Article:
Recognise the Signs

It is distressing to realise that someone close to you may be considering taking their own life. It is often difficult to know what to say or what to do. People need to know that it is OK to Talk. Recognising the warning signs is one way that you can support someone who you are concerned about.

Below are some suggested signs that you might look out for in someone you know who may be at risk:

  • Have you noticed any changes in their behaviour? For instance have they began giving away precious objects;
  • Has the person begun to withdraw? To they make excuses not to go out with friends and family like they have in the past?
  • Has the person you are concerned about stopped engaging in the activities that they usually enjoy?

Why do people take their own life?

There are no simple explanations as to why people take their own life and often the reasons are not clear to others. A person’sdesire to take their own life may be driven by a number of factors. It is often related to a desire to escape intolerable emotionalor physical pain or a sense of hopelessness.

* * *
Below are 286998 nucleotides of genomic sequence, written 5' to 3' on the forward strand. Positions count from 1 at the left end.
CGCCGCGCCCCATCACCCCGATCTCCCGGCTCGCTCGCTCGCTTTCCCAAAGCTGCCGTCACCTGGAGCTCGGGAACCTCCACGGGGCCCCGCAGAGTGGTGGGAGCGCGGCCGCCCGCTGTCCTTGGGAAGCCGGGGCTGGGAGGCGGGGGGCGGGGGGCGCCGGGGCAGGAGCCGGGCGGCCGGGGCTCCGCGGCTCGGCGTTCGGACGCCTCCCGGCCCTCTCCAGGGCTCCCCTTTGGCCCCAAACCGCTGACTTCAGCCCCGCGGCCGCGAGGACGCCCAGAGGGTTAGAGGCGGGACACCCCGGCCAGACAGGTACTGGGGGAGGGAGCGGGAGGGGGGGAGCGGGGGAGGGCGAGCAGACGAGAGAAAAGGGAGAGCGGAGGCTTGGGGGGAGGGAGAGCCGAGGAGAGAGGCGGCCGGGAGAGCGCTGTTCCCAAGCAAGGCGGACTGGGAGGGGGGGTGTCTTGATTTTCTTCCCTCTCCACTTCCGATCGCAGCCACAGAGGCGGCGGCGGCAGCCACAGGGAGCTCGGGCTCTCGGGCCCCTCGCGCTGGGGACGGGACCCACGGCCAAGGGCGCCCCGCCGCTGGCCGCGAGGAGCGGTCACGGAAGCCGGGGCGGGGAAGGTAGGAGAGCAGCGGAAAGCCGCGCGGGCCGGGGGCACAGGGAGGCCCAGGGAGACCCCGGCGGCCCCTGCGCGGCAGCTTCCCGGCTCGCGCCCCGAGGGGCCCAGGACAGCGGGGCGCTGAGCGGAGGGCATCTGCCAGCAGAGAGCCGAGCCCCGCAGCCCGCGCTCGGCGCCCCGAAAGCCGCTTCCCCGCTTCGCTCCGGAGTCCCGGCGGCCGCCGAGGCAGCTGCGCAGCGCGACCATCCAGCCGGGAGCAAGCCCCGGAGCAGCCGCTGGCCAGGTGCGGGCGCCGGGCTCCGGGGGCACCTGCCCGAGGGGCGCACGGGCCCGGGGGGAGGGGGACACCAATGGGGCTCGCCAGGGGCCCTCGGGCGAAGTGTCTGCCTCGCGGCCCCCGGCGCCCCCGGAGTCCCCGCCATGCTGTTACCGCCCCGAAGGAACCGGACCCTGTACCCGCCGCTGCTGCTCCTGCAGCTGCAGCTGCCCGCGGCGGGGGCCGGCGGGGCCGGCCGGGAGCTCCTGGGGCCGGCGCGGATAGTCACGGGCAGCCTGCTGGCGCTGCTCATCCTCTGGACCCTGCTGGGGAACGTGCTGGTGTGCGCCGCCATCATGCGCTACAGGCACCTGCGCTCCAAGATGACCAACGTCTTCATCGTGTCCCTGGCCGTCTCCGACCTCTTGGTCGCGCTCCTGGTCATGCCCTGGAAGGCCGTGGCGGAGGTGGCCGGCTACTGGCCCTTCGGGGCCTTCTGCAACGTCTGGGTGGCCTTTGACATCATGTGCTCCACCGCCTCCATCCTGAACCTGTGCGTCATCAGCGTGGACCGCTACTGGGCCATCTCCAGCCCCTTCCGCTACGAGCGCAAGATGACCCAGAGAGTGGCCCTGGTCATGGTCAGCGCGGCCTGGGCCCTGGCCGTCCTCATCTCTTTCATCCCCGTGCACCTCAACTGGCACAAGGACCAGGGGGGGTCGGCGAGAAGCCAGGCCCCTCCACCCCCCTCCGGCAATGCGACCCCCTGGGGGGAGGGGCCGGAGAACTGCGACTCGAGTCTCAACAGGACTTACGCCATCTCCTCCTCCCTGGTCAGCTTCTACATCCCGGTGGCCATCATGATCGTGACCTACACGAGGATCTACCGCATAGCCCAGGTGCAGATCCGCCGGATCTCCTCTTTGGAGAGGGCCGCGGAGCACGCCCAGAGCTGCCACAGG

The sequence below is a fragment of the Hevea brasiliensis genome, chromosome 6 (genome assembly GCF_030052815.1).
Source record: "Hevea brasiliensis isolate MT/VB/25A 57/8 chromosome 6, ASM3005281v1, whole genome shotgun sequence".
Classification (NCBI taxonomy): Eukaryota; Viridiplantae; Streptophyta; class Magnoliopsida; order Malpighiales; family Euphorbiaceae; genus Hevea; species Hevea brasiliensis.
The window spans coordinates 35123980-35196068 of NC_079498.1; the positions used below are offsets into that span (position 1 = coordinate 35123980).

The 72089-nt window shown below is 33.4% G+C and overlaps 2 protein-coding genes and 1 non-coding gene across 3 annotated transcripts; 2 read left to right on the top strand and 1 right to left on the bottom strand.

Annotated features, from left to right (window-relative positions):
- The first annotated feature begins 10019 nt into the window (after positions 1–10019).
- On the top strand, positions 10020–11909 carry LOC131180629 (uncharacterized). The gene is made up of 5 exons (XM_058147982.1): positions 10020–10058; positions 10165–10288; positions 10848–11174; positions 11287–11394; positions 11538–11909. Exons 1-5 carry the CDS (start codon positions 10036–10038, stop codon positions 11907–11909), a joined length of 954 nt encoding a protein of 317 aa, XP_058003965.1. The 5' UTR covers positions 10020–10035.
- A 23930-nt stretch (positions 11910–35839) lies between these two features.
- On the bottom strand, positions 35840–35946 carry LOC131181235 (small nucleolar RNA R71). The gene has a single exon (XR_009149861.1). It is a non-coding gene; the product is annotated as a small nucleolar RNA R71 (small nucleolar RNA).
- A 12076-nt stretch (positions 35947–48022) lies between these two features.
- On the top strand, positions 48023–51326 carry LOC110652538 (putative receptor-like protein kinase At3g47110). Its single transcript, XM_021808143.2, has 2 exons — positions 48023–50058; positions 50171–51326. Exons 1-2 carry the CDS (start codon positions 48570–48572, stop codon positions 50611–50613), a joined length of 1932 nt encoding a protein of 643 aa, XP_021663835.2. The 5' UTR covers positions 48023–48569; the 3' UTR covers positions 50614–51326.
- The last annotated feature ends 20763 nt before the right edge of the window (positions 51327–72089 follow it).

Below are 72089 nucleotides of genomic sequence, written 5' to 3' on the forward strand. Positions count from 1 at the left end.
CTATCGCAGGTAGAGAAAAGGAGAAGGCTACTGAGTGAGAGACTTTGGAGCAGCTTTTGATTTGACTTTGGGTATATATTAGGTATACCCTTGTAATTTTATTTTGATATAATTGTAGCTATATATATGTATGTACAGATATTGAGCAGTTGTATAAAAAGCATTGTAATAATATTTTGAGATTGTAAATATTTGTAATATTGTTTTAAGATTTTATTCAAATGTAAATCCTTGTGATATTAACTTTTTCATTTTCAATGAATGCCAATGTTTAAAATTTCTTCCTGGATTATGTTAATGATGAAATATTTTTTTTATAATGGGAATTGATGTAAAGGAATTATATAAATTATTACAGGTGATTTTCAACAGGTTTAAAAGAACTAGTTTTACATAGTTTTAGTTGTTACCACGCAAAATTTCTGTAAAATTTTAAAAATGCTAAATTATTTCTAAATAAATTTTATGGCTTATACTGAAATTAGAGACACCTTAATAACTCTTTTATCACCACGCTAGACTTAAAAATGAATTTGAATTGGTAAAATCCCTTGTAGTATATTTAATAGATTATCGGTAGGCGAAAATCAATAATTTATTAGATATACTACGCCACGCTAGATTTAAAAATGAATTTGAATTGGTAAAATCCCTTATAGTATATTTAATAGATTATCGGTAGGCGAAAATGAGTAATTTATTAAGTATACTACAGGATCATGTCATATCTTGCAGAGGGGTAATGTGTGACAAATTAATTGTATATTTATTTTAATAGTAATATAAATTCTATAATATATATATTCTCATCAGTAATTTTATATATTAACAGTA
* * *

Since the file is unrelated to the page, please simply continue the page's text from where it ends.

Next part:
There are a number of factors that are known to increase a person’s risk (risk factors):

  • Poor physical or mental health;
  • A history of deliberate self-harm;
  • Social or financial problems;
  • Discrimination;
  • Low educational achievement;
  • Legal problems;
  • Imprisonment;
  • Lack of parental bonding;
  • Family violence or disharmony;
  • Lack of friends;
  • Experiences of bullying;
  • Experiences of harassment;
  • Experiences of abuse; and
  • Social isolation.

There are also some things that may reduce the possibility that an individual or group of individual’s will become suicidal(protective factors):

  • Good physical and mental health;
  • Economic security;
  • Self-esteem;
  • A spiritual or religious belief;
  • A personal sense of meaning or purpose to life;
  • Personal resilience and problem-solving skills;
  • Connectedness to family and school;
  • Responsibility for children;
  • Functional family communication patterns;
  • The presence of a significant other person in an individual’s life;
  • Community and social integration; and
  • Non-stigmatised community attitudes to mental illness.


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Page last updated on: 17 Oct 2018